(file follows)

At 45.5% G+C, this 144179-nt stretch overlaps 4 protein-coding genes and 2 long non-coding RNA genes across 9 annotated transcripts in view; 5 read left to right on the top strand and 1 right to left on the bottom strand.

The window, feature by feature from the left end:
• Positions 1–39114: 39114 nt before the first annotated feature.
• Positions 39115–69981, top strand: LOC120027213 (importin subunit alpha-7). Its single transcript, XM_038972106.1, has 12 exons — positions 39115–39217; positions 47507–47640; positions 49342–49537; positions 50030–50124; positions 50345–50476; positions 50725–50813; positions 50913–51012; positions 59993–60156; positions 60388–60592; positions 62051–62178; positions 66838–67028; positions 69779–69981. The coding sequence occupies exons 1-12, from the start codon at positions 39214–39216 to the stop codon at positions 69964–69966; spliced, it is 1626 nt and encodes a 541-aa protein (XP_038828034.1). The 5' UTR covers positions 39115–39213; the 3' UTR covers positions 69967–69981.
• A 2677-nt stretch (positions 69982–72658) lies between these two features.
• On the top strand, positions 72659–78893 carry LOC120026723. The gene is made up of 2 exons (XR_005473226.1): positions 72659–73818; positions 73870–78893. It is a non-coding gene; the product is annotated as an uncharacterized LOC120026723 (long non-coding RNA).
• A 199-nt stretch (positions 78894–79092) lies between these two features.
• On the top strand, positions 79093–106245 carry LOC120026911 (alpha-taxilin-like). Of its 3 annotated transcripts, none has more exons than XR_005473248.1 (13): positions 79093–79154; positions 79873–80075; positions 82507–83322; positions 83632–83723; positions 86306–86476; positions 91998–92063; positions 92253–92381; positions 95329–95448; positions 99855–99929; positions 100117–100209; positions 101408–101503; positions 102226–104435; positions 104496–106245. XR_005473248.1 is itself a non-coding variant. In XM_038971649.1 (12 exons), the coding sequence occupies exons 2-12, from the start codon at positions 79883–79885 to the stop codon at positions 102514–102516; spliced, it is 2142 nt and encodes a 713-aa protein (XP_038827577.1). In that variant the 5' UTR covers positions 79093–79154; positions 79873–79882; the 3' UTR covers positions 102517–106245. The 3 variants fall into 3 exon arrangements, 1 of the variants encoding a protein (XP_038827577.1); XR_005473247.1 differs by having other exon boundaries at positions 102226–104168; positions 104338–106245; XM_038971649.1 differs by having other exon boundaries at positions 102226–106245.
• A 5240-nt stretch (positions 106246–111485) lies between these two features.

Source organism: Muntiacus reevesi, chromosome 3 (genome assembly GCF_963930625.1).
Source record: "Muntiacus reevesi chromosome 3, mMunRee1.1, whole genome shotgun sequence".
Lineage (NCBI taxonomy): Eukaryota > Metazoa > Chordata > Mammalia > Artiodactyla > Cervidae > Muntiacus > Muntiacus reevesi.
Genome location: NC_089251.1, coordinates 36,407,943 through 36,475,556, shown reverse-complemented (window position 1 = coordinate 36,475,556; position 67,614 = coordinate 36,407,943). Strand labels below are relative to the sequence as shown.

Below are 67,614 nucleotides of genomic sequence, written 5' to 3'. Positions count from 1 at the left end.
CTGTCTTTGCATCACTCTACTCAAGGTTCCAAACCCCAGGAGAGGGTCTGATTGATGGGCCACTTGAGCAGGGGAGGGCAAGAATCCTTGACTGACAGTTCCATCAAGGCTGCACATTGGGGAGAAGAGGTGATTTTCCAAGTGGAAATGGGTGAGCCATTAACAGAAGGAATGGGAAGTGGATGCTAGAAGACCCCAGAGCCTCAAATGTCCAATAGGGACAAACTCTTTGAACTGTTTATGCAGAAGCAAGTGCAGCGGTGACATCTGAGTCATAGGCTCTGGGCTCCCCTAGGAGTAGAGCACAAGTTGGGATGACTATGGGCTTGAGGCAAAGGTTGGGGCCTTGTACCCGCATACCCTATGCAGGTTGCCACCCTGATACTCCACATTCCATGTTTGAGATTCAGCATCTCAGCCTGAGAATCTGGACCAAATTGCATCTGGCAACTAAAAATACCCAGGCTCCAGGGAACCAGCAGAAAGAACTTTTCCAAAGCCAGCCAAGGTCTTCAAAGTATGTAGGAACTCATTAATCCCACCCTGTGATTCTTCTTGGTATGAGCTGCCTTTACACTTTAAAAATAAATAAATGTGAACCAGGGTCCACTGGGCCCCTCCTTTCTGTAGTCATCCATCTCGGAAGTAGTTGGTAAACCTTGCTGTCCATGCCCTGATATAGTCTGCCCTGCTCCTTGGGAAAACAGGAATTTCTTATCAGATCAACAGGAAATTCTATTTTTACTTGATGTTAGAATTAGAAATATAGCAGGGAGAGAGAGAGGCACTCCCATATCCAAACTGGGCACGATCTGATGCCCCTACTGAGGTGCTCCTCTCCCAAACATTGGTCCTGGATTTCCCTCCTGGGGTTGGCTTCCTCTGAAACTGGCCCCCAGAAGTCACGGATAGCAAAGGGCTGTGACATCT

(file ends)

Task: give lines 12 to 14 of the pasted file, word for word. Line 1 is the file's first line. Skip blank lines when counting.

Lineage (NCBI taxonomy): Eukaryota > Metazoa > Chordata > Mammalia > Artiodactyla > Cervidae > Muntiacus > Muntiacus reevesi.
Genome location: NC_089251.1, coordinates 36,407,943 through 36,475,556, shown reverse-complemented (window position 1 = coordinate 36,475,556; position 67,614 = coordinate 36,407,943). Strand labels below are relative to the sequence as shown.

Below are 67,614 nucleotides of genomic sequence, written 5' to 3'. Positions count from 1 at the left end.